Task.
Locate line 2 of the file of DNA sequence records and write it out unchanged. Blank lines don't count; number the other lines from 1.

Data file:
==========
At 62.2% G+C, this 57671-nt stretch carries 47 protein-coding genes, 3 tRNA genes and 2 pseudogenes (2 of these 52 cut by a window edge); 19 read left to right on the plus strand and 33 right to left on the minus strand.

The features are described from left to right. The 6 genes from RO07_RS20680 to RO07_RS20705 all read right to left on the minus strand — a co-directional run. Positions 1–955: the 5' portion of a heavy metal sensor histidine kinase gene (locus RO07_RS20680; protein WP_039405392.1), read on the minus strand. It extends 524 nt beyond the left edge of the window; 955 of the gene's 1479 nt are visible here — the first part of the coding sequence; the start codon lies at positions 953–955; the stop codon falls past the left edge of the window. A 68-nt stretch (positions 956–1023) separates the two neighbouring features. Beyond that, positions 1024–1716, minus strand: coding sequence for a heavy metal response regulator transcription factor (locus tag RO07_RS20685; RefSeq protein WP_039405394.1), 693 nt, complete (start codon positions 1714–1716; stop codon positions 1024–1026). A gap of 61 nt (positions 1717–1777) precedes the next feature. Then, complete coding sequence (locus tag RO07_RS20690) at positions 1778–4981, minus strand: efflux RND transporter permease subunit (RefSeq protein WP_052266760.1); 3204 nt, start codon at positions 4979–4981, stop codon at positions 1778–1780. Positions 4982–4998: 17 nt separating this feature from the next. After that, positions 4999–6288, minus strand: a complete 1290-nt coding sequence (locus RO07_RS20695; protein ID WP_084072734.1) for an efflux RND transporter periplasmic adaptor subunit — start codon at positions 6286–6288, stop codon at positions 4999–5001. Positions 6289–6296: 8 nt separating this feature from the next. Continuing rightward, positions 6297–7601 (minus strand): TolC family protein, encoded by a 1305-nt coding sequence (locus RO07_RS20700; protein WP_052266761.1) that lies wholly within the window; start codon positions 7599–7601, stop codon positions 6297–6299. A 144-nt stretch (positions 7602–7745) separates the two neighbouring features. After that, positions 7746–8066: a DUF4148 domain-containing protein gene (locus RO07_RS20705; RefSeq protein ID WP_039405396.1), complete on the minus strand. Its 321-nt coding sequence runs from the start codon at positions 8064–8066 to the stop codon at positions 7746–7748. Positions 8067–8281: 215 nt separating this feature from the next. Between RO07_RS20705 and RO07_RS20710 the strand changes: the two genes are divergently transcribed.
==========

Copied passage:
The features are described from left to right. The 6 genes from RO07_RS20680 to RO07_RS20705 all read right to left on the minus strand — a co-directional run. Positions 1–955: the 5' portion of a heavy metal sensor histidine kinase gene (locus RO07_RS20680; protein WP_039405392.1), read on the minus strand. It extends 524 nt beyond the left edge of the window; 955 of the gene's 1479 nt are visible here — the first part of the coding sequence; the start codon lies at positions 953–955; the stop codon falls past the left edge of the window. A 68-nt stretch (positions 956–1023) separates the two neighbouring features. Beyond that, positions 1024–1716, minus strand: coding sequence for a heavy metal response regulator transcription factor (locus tag RO07_RS20685; RefSeq protein WP_039405394.1), 693 nt, complete (start codon positions 1714–1716; stop codon positions 1024–1026). A gap of 61 nt (positions 1717–1777) precedes the next feature. Then, complete coding sequence (locus tag RO07_RS20690) at positions 1778–4981, minus strand: efflux RND transporter permease subunit (RefSeq protein WP_052266760.1); 3204 nt, start codon at positions 4979–4981, stop codon at positions 1778–1780. Positions 4982–4998: 17 nt separating this feature from the next. After that, positions 4999–6288, minus strand: a complete 1290-nt coding sequence (locus RO07_RS20695; protein ID WP_084072734.1) for an efflux RND transporter periplasmic adaptor subunit — start codon at positions 6286–6288, stop codon at positions 4999–5001. Positions 6289–6296: 8 nt separating this feature from the next. Continuing rightward, positions 6297–7601 (minus strand): TolC family protein, encoded by a 1305-nt coding sequence (locus RO07_RS20700; protein WP_052266761.1) that lies wholly within the window; start codon positions 7599–7601, stop codon positions 6297–6299. A 144-nt stretch (positions 7602–7745) separates the two neighbouring features. After that, positions 7746–8066: a DUF4148 domain-containing protein gene (locus RO07_RS20705; RefSeq protein ID WP_039405396.1), complete on the minus strand. Its 321-nt coding sequence runs from the start codon at positions 8064–8066 to the stop codon at positions 7746–7748. Positions 8067–8281: 215 nt separating this feature from the next. Between RO07_RS20705 and RO07_RS20710 the strand changes: the two genes are divergently transcribed.